“When we increase our ad spend, we don’t see an increase in sales”.
This is a line I’ve heard in almost every meeting with a small or medium sized law firm. A firm increases their Adwords budget and sees a miniscule rise in sales. They tweak the ad copy, change the target demographic and increase the max price per click to no avail.
These firms are aware that there’s a problem but aren’t sure how to fix it, so they’ve called us for a meeting to look at their ads. In each case, the issue hasn’t been the adverts and no amount of tweaking ad-copy and keywords will fix their problems.
We delve into their analytics and find that these firms are getting the clicks. With every extra pound spent on ads, they get extra visits in positive correlation. The ads, we tell them, are working. The problems lay in the conversions, or lack thereof because of fundamental problems with their website.
Here’s what we see in almost every case, and why each point is devastating to a law firm’s conversion rates.
A lack of information on specific services
Dedicated pages for each service offering is essential. I see so many firms advertising divorce, for example, and then linking that ad to a generic family-law page with no information on the specific service.
A divorce ad should lead to a page detailing the divorce process and how you can assist alongside related testimonials and case studies. Ads for wills should lead to a dedicated wills page, again with related additional content.
These two services should not be detailed or listed on the same page; they should be entirely separate. Social proof (testimonials) and extended information (news and case studies) shows that you’re great at providing this particular service. It shows that it’s a core service offering.
The service pages of the impeccable Lewis Silkin website are a great example carefully considered design and content. Check out the Brands and IP page for example. Beneath the main text content you’ll find news posts and case studies related to that specific service. This demonstrates competency in the field; it proves to their visitors that they have the knowledge and experience to handle their case.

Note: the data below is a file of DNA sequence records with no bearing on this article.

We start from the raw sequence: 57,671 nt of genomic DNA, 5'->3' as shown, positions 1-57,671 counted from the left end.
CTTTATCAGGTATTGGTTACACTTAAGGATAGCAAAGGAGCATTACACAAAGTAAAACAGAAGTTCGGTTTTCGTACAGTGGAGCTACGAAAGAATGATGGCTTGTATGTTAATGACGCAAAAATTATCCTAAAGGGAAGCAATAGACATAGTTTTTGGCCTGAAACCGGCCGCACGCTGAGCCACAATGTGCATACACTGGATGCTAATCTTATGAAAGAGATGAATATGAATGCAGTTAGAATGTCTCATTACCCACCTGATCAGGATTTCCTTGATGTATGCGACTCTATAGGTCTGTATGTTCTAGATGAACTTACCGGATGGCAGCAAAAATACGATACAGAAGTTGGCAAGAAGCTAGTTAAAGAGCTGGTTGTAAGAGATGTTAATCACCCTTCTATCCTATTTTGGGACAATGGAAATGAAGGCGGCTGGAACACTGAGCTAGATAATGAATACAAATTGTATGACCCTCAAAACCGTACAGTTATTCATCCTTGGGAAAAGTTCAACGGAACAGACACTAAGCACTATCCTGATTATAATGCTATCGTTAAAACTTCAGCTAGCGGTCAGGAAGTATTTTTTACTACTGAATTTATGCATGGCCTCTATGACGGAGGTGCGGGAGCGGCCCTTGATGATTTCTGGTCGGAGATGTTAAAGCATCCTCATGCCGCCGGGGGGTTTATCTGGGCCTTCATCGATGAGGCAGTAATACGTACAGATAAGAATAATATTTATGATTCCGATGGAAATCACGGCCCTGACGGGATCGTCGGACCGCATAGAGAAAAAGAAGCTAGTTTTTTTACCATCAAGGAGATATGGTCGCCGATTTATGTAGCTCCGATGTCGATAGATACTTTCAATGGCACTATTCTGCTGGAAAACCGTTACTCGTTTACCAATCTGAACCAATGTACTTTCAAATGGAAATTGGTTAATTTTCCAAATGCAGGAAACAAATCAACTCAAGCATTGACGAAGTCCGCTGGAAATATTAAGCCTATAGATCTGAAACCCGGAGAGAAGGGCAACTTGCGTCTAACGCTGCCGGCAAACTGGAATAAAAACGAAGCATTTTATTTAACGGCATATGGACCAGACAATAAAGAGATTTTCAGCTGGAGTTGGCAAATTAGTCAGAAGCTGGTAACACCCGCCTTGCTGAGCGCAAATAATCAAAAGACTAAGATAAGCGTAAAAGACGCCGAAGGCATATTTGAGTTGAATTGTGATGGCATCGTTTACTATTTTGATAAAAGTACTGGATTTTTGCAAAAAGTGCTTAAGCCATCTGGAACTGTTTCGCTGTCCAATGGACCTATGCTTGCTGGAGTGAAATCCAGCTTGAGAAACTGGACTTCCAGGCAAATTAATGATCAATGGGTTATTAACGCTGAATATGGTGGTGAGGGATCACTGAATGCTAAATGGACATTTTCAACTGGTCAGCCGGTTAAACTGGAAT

Bad and difficult to understand content
Law firms often rely on partners to produce the copy for their sites. In theory, getting those most acquainted with the topic to write the content makes sense but in reality, a solicitor tends to forget who they’re writing for. A solicitor will often use extensive legal jargon usually reserved for contracts and agreements. Your website is no contract though and this type of copy confuses your customers.
A specialist law copywriter will understand the topic at hand while delivering easily digestible information. A copywriter will also produce persuasive text, specifically designed to convert the reader into a customer. On top of this, copywriters can help produce regular content for your news pages, ensuring you’ve got the additional content I mentioned earlier.
Finally, good copywriters tend to know the fundamentals of SEO (search engine optimisation) and will optimise their copy accordingly. In terms of news content, they’ll find out what’s being searched taking into account current affairs, and will write content that fits those search criterias.
There’s no mobile support
It seems so obvious, but a lack of mobile support is often the biggest cause in poor conversions. Today, the majority of your users will be browsing your site on their phone. Why then do so many sites within law lack basic mobile support?
Google recently rolled out yet another algorithm change that further thwarted search placements for non mobile-responsive sites. It’s only going to get worse; non mobile-friendly sites will continue to be penalised in search rankings.
This is fantastic news for the firms that saw this a mile off; they’ll see their traffic continue to rise. But for those who’ve neglected to cater for the mobile user base, their visits and conversions will continue to dwindle.
Technically, it’s possible to make an existing design play nice on mobile but the process usually involves redeveloping the site from scratch with the original design for reference. For optimal results, firms should be be prepared to speak with a development agency about a full redesign.
Right, so now what?
Increasing ad spend isn’t necessarily required to get more enquiries, despite what Google’s Adwords reps might tell you. You just have to be smart, ensuring your site is well optimised for conversions.
With that said, assuming you’ve effectively implemented the above, you can feel safe in the knowledge that increasing your ad spend will also increase your receptionist’s workload.